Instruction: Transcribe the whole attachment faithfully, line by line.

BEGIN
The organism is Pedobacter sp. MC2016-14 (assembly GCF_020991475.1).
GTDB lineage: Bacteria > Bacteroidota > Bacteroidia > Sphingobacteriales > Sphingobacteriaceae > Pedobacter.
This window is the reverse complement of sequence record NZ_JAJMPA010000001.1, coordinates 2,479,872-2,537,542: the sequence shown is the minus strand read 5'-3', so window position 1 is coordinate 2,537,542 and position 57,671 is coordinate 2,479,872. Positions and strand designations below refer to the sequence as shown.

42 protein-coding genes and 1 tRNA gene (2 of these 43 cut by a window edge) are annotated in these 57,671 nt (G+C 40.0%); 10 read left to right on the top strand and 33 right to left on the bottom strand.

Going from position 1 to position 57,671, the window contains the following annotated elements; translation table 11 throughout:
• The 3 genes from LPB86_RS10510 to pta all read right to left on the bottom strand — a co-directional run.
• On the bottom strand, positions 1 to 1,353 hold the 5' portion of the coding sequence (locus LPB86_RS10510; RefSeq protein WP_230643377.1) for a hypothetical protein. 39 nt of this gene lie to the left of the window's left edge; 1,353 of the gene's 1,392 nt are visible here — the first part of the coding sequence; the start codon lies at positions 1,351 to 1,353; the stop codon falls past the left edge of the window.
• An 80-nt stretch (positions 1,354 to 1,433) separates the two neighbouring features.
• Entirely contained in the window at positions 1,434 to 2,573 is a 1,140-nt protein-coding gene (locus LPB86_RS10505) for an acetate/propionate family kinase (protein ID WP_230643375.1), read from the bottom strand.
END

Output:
The organism is Pedobacter sp. MC2016-14 (assembly GCF_020991475.1).
GTDB lineage: Bacteria > Bacteroidota > Bacteroidia > Sphingobacteriales > Sphingobacteriaceae > Pedobacter.
This window is the reverse complement of sequence record NZ_JAJMPA010000001.1, coordinates 2,479,872-2,537,542: the sequence shown is the minus strand read 5'-3', so window position 1 is coordinate 2,537,542 and position 57,671 is coordinate 2,479,872. Positions and strand designations below refer to the sequence as shown.

42 protein-coding genes and 1 tRNA gene (2 of these 43 cut by a window edge) are annotated in these 57,671 nt (G+C 40.0%); 10 read left to right on the top strand and 33 right to left on the bottom strand.

Going from position 1 to position 57,671, the window contains the following annotated elements; translation table 11 throughout:
• The 3 genes from LPB86_RS10510 to pta all read right to left on the bottom strand — a co-directional run.
• On the bottom strand, positions 1 to 1,353 hold the 5' portion of the coding sequence (locus LPB86_RS10510; RefSeq protein WP_230643377.1) for a hypothetical protein. 39 nt of this gene lie to the left of the window's left edge; 1,353 of the gene's 1,392 nt are visible here — the first part of the coding sequence; the start codon lies at positions 1,351 to 1,353; the stop codon falls past the left edge of the window.
• An 80-nt stretch (positions 1,354 to 1,433) separates the two neighbouring features.
• Entirely contained in the window at positions 1,434 to 2,573 is a 1,140-nt protein-coding gene (locus LPB86_RS10505) for an acetate/propionate family kinase (protein ID WP_230643375.1), read from the bottom strand.